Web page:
20 June 2024

East Riding councillors back sending devolution deal to Parliament 

by Joe Gerrard

East Riding councillors have voted to send the East Yorkshire devolution deal to Parliament.

They passed the decision before a meeting on Thursday, June 6, when Hull councillors will decide whether to go ahead.

East Riding Council’s Conservative leader Cllr Anne Handley said the move would mean better skills training, job opportunities, transport improvements and more investment for the area.

But Labour’s Cllr David Nolan, the only councillor who voiced opposition to the deal in the meeting, said there was no mandate for a mayoral authority following a “one-sided” consultation. If Hull councillors also approve sending the deal to Parliament, it will then be up to MPs to decide whether to legally establish the Hull and East Yorkshire mayoral combined authority.

If they do, it will see an authority established later this year, run by an elected mayor with a poll likely to take place in May 2025. The mayor and authority will have powers over transport, skills, economic development and other areas, and receive £13 million a year in extra funding over 30 years.

Several East Riding councillors spoke in support of the deal, welcoming the additional investment and it putting an end to the area being left behind others with mayoral authorities already established. The deal they backed on Thursday, May 16, is the third version for Hull and the East Riding since the first floated in 2020, which also included a mayor.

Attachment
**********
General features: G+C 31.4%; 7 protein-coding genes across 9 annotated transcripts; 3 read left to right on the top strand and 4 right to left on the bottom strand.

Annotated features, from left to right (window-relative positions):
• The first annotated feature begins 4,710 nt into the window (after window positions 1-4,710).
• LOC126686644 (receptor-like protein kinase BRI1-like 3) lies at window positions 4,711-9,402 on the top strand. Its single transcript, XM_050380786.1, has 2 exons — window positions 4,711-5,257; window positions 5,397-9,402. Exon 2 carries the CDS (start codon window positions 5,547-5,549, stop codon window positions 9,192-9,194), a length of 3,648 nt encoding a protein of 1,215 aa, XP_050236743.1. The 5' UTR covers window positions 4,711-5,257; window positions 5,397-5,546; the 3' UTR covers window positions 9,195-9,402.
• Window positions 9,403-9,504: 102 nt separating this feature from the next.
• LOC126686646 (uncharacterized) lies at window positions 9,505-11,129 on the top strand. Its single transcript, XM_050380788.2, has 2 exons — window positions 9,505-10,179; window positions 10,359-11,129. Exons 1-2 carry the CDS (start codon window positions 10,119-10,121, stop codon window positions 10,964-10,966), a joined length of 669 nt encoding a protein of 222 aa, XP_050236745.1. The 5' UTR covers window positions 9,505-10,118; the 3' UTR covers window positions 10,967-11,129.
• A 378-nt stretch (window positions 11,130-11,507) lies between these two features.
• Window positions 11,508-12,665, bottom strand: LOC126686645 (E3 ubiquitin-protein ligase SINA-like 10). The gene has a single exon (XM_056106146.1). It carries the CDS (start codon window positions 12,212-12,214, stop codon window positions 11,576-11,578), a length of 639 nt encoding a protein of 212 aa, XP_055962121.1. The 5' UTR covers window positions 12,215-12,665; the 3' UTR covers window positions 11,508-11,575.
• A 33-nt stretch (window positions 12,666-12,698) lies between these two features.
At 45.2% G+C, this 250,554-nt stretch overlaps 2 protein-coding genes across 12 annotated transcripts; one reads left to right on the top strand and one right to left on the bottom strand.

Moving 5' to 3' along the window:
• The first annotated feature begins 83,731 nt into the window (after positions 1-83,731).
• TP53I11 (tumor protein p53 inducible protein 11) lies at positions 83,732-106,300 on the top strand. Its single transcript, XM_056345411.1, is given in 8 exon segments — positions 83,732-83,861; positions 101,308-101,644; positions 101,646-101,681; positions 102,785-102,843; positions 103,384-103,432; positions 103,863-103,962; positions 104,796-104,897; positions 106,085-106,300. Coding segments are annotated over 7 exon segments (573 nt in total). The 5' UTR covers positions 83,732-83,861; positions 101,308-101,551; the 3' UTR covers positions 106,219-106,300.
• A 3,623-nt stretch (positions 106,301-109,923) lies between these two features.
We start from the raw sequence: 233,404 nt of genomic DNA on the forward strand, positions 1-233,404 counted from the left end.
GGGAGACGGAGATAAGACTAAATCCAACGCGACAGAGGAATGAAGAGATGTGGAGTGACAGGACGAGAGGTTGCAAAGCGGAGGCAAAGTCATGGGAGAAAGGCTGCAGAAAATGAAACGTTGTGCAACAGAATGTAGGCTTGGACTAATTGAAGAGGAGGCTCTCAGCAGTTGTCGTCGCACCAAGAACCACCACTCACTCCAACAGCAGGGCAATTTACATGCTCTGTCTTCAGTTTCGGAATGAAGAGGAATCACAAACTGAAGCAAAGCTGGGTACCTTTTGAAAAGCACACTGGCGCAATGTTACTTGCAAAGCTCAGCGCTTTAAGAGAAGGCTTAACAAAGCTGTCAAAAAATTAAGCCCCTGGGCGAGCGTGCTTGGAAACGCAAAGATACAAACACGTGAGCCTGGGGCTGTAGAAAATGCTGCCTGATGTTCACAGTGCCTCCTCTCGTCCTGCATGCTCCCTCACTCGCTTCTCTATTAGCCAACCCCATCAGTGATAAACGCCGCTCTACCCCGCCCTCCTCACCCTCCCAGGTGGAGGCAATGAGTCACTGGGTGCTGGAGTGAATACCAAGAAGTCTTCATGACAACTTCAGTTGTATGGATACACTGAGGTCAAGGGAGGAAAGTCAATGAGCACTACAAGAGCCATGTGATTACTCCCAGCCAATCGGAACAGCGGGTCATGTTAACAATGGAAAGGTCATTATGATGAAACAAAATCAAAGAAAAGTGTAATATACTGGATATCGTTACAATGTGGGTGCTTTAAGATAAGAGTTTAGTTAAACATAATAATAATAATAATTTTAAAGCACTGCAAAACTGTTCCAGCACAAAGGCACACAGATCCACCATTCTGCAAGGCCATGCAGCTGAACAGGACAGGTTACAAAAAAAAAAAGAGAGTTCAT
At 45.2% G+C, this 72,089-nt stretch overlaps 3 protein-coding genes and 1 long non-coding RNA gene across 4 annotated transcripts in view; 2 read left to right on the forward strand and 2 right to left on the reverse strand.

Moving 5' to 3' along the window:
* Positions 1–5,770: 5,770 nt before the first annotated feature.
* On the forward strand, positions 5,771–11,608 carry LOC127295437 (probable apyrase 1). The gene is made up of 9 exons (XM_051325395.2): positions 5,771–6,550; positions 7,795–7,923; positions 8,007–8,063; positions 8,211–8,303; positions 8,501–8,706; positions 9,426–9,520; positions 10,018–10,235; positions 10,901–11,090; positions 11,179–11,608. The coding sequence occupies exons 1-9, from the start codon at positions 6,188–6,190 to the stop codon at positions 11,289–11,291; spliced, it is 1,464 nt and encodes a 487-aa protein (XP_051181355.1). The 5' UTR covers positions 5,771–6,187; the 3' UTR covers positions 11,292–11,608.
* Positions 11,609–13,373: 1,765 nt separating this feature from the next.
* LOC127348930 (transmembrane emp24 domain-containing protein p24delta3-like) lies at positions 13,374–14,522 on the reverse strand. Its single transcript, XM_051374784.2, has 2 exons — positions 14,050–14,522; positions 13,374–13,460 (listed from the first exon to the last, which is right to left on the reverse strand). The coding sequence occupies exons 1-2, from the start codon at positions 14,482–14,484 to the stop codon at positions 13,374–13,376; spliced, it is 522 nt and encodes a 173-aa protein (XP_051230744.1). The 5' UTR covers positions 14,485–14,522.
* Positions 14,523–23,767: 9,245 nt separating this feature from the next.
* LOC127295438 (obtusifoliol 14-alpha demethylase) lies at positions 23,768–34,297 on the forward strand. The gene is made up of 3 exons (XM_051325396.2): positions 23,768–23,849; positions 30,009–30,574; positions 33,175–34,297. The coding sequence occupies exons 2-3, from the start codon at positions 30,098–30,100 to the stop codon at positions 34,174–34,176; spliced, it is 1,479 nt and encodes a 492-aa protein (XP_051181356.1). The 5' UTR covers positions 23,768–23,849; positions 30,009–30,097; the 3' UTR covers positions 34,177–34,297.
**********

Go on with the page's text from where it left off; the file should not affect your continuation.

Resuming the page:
It came after previous Humber-wide proposals failed to get support when North and North East Lincolnshire councils decided to opt for a Greater Lincolnshire deal. Other East Riding councillors said that, while they had reservations about the deal, they would back it as the only one on offer.

Cllr Handley said East Yorkshire was now the last place left in Yorkshire without a deal. She said: “Everywhere else across the north is getting a deal and they’re getting on with them and it’s working. It’s been a long trek to get here but this is the right way forward.”

Liberal Democrat opposition leader Cllr Denis Healy and Labour leader Cllr Steve Gallant also spoke in favour of the deal. Cllr Nolan said he was in favour of devolution but he did not support a mayor.

The Hessle ward councillor said: “The consultation was supposed to demonstrate deep and wide support for this deal but 43 per cent of residents opposed a mayor and 42 per cent supported one. There’s clearly no mandate from residents, the combined authority is going to cost £2 million and the mayor will have the authority to add a precept to council taxes and possibly bring in business rates.”

The meeting also saw the newly elected East Riding Council chairman Cllr Linda Bayram come to blows with Cllr Healy as she interrupted his speech accusing him of politicising devolution during his speech. He had criticised previous Labour and Conservative administrations in Hull and the East Riding respectively in failing to secure a deal.

Cllr Healy said the interjection was out of order and it is understood that he has since filed a formal complaint. Conservative Cllr Bayram, of Howdenshire ward, succeeded outgoing Independent North Holderness ward’s Cllr John Whittle in the position. Independent Cllr Liam Dealtry, of Bridlington Central and Old Town, was voted to become the authority’s new deputy chairman.